This is what being more specific on some scenarios does to your statements. While you cannot talk about specifics all through when answering the question, touching one or two in detail will help.
Only Mention Relevant Information
No one wants to know if you were a good footballer in high school when applying for a finance role. You want to only mention relevant information when talking about yourself. Information that will help you land the job. And no, it doesn’t mean you should only talk about your educational background and leave out other aspects.
Keeping the information relevant is easier said than done, especially in a high-pressure situation. You may find yourself going off target a lot. A good way to keep yourself in check is to always ask yourself quickly if the information you’re about to share will help you get the job.
Make sure to tailor your answer to the role you’re applying for. Doing this will keep your answers relevant even though you’re talking about the non-educational background.
Keep it Professional
Even though the question is asking you about yourself, never make the mistake of turning it into an informal discussion. Sometimes, because of the nature of the question, you may be tempted to bring in informal terms and mannerisms. That is a recipe for disaster. Never forget this is an interview, and professionalism is vital at all times.
Keep your answers professional and to the point, but don’t be robotic. This leads us to the next point.
Be Passionate Where Necessary
In a bid to keep it professional, you may begin to sound like a robot and make your answers less genuine and more like crammed work. This is why sprinkling passion across your answers in measured proportions is important.
Being measuredly passionate about your answers will show that you’re passionate about what you do and not just for the money. It’ll also help sway the recruiters as your statements carry more weight. Be careful here, though, as there’s a thin line between passionate and unprofessional. Keep your passion and emotions to a minimum.
End With How You See Yourself in the Role
Remember you started strongly by going with a high-priority strength the recruiter is looking for? Now you can end on a high note too by tying your experience to the job and explaining how you can fit in and what you intend to bring.
To do this, you can use your past or present experience to explain how that will help you in your new job and why it makes you a great fit for the job. Talk about your goals and how the job fits into your long-term plans.
Examples of How to Answer the “Tell Me About Yourself” Question
I promised to give you example statements on how to answer the question. Many people find this to be easier to grasp as it is straightforward and can be tweaked easily.
Use the Present – Past – Future formula. Ideal if you’re currently holding a similar role – “thank you for the question. I’m currently working as a junior data analyst at Great Opium, where I gather, clean, and analyze the company’s data alongside other analysts. Before that, I was an information analyst at Kiran, where I worked for 3 years. At this stage in my career, I would like to focus on a specific type of data analytics and coupled with my love for tech, and I see this job as the perfect place for me to build on that.”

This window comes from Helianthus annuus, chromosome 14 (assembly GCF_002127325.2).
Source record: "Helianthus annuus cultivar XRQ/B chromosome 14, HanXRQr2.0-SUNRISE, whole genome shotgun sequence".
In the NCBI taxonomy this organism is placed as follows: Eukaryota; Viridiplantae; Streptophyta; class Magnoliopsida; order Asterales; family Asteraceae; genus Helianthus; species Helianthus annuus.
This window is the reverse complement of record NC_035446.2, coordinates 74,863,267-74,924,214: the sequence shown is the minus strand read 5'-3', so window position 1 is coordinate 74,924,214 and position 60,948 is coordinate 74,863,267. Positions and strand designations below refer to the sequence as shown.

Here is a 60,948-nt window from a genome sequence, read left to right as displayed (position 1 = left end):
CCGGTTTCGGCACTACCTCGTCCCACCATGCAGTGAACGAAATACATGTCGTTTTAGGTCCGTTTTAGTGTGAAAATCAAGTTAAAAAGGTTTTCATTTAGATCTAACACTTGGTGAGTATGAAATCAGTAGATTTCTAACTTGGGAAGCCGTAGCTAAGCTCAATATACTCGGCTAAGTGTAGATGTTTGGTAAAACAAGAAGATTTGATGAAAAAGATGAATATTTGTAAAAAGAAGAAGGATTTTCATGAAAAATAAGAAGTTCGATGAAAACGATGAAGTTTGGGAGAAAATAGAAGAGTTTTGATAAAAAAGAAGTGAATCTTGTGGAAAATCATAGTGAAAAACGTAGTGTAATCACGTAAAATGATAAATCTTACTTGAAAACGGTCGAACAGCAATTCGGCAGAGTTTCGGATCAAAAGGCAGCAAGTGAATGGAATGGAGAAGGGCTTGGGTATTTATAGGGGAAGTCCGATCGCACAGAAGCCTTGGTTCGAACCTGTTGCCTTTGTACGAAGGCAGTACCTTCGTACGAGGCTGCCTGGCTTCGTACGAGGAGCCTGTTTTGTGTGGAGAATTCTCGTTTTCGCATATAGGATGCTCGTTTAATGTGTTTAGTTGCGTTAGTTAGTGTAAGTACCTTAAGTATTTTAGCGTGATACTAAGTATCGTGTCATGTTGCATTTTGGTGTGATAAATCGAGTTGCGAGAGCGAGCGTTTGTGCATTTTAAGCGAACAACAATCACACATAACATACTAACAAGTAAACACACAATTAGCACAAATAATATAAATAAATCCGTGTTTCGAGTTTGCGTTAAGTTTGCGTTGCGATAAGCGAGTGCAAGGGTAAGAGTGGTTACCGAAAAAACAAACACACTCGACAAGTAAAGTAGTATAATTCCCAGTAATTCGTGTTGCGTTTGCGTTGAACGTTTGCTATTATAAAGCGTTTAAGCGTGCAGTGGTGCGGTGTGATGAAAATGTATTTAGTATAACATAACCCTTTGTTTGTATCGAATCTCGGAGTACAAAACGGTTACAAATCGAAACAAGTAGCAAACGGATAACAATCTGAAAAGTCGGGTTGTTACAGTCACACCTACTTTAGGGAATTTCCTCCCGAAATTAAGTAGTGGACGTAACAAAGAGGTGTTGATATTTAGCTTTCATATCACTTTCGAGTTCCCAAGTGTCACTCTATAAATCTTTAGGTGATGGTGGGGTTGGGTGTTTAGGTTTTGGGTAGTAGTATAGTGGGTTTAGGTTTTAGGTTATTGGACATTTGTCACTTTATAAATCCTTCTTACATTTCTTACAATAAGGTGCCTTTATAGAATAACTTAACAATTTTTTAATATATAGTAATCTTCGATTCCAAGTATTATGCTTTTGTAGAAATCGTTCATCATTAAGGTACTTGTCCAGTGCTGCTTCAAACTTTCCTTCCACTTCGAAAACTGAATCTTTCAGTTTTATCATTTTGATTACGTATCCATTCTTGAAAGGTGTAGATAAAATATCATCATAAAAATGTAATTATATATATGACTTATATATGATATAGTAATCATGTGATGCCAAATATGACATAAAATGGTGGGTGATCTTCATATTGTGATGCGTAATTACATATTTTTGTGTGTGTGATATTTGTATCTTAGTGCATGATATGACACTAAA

No experience? No problem. If you do not have experience, you can tailor your answer this way – “I’m a graduate of business management from the University of Massachusetts where I learned the rudiments of handling a business. I gained a lot of experience during my internship at Gold & Sachs, where I worked with top business professionals in handling business problems. This opportunity presents me with the chance to build on my long-lasting hunger to help businesses grow.”
Are you looking for something concise? Here you go – “I joined Goldman fresh out from New York Institute of Technology, where I spent the best part of 3 years learning. At Goldman, I helped the company increase its revenue by 200% within the first two years by discovering a leakage in the factory’s mainframe. I’m looking to provide this keen eye for details to help this company grow while also developing my on-site capabilities.”
What You Should Not Do
There are certain things to avoid when answering this question that can hamper your chances of landing the job. Here are some of the DON’Ts:
- Avoid clichés: these recruiters have handled a lot of interviews and are used to the clichés already. Immediately you start to use all the regular clichés like “I work well under pressure” and “I’m a people’s-person” you begin to lose them
- Do not include personal, irrelevant answers: the question may be about yourself, but they do not want to know how many times you eat a day. Avoid sharing irrelevant personal information
- Do not cram: instead of cramming the answer to this question, practice. It’ll help you immerse yourself into the answers that you can answer in the most detailed way without getting confused when the recruiter interrupts
- Do not recite your resume verbatim: while most of what you’ll be saying will already be in your resume, you do not want to recite your resume out again for the recruiter. Instead, tailor your answer to the stage of the interview and what is most important at that level
First impression matters, and being typically the first question you’re asked at interviews, you want to give the best impression possible. Don’t let this put unnecessary pressure on yourself though, see it as an opportunity to shine and lead the interview.
With the help provided in this guide, you should no longer fumble when asked the “tell me about yourself” question.